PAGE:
UK inviting China to AI summit shows Beijing's indispensable significance in global AI governance
Summit hard to live up to Sunak's expectation as major power competition in AI may shadow results
Published: Oct 31, 2023 08:32 PM
British Prime Minister Rishi Sunak delivers a speech on Artificial Intelligence (AI) in London on October 26, 2023. Photo: VCG

British Prime Minister Rishi Sunak delivers a speech on Artificial Intelligence (AI) in London on October 26, 2023. Photo: VCG

The UK's invitation for China to attend a global summit on artificial intelligence this week demonstrates the indispensable role of China on global cooperation on AI, said Chinese observers. However, they doubt whether the summit will yield substantial result as its agenda is tinted with exclusiveness and overshadowed by major powers that are vying to govern AI.

The AI Safety Summit 2023 will take place on Wednesday and Thursday at Bletchley Park, Buckinghamshire. It will bring together representatives of AI companies, political leaders and experts to discuss what some see as the risks posed by AI, with the aim of building an international consensus on its safe development.

British Deputy Prime Minister Oliver Dowden said on Thursday that China has accepted Britain's invitation to attend the summit. "It is the case they've accepted, but we will wait to see everyone who actually turns up at the summit," Dowden told the BBC. "As things stands, yes, we do expect them to come."

China has not released information about who might participate as of press time.

The decision to invite China to the AI safety summit previously raised eyebrows in some quarters. However, British Prime Minister Rishi Sunak defended the invitation, and said on Thursday that "I do believe that it's absolutely the right thing to have invited them."

The summit would suffer a huge blow, perhaps even all significance, if China decides not to show up, said Shen Yi, deputy director of Fudan University Cyberspace Research Center. He pointed out that Sunak views the summit as major showcase to elevate the UK's international status and he hopes to win points for the UK to lead the global governance of AI.

China now has at least 130 large language models launched by companies including Alibaba and Tencent, accounting for 40 percent of the global total and just behind the US' 50 percent share, Reuters quoted brokerage CLSA as saying on Monday. 

The Guardian reported in September that Sunak is considering banning Chinese officials from half of the AI summit, citing unfounded reason as "spying" by Beijing on Western governments.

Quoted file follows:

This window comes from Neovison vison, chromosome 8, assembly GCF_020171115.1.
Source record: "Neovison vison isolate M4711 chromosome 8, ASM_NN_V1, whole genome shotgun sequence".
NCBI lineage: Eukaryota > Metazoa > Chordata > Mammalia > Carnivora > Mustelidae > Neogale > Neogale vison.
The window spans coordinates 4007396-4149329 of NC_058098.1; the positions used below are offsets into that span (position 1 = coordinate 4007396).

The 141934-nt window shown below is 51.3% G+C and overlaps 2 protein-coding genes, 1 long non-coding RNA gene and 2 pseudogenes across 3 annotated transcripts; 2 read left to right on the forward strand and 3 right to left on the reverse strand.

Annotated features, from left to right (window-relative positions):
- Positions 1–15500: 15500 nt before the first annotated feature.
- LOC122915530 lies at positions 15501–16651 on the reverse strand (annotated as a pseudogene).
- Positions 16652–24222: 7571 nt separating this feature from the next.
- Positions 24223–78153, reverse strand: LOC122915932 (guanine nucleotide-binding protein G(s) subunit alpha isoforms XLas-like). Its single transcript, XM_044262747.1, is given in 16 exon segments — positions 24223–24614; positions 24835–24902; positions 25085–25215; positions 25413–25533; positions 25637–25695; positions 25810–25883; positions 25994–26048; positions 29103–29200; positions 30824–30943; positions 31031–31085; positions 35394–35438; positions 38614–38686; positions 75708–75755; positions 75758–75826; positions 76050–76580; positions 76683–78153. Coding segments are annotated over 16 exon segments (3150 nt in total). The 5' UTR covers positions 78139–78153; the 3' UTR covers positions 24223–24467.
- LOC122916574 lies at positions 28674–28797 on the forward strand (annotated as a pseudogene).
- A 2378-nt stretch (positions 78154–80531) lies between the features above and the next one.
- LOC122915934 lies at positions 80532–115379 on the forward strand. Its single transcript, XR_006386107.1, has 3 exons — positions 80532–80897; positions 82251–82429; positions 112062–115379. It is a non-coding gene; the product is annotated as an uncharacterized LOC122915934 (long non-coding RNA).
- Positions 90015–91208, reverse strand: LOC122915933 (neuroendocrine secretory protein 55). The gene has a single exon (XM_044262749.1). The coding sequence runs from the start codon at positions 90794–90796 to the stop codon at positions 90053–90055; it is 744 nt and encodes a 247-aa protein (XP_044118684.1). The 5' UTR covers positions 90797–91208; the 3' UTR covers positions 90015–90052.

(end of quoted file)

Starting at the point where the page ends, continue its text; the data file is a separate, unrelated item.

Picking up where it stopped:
This decision, if true, once again reflects Western countries' tendency to provoke confrontation, Qin An, deputy director of the expert committee of counter-terrorism and cyber security governance at the China Society of Police Law, told the Global Times. AI governance requires the participation of the international community. However, those so-called "like-minded" countries are still following the approach of the US to exclude China and form a "small circle" of core allies, Qin said.

Doomed expectations 

Sunak hopes the summit will produce a consensus on the risks posed by unrestricted AI development and the best way to mitigate them. For instance, officials are attempting to thrash out a communiqué on the nature of AI risks, with an initial draft reportedly referring to AI's potential for causing "catastrophic harm," according to the Guardian.

Chinese experts cast doubt on whether the summit will live up to Sunak's expectations. The UK wants to claim the crown of AI, yet such dominance needs strength in this industry, including the development of AI and its applications, as well as its ability to contribute resources, Shen said, noting that the UK lags far behind countries like China and the US in the field of AI.

Moreover, Qin believes that the global scramble to govern AI will likely overshadow any consensus reached at the UK summit. It might be difficult for other countries, such as the US, to accept the UK playing a leadership role in the field of AI, Qin said. 

US Vice President Kamala Harris, European Commission President Ursula von der Leyen and Italian Prime Minister Giorgia Meloni have confirmed their attendance at the summit. But the absence of other world leaders, including US President Joe Biden and French President Emmanuel Macron, is regarded by UK media as a "snub" to the event. 

Biden on Monday signed an executive order on AI as the US moves to catch up with other governments in regulating the technology. It marked his first effort to regulate how US companies develop it and how regulators oversee the technology. The order will create standards for American companies and public agencies.

The New York Times said its release is intended to establish the US as the global leader in regulating the fast-growing tech, coming just days before the British summit. 

Qin called the timing of the US' move as Washington getting a head start as it "tries to showcase its own leadership on AI governance before the UK summit makes a fanfare. Thus you can see that even those so-called allies are also engaged in white-hot competition in the area of AI and tried to call shots of this field," Qin said. 

Based on previous experience, when a summit ends with some kind of declaration, most Western countries will as usual pay scant attention to it, such as how many actual results are yielded, Shen said. 

Shen believes that instead, China is set to play a bigger role in global AI governance. The country launched a global AI governance initiative in October, and is able to hold a more influential global summit in the field to push forward positive development of the technology, said Shen. 

A spokesperson from China's Foreign Ministry said on October 18 that the initiative systematically outlines China's proposals on AI governance from three aspects, namely, the development, security and governance of AI.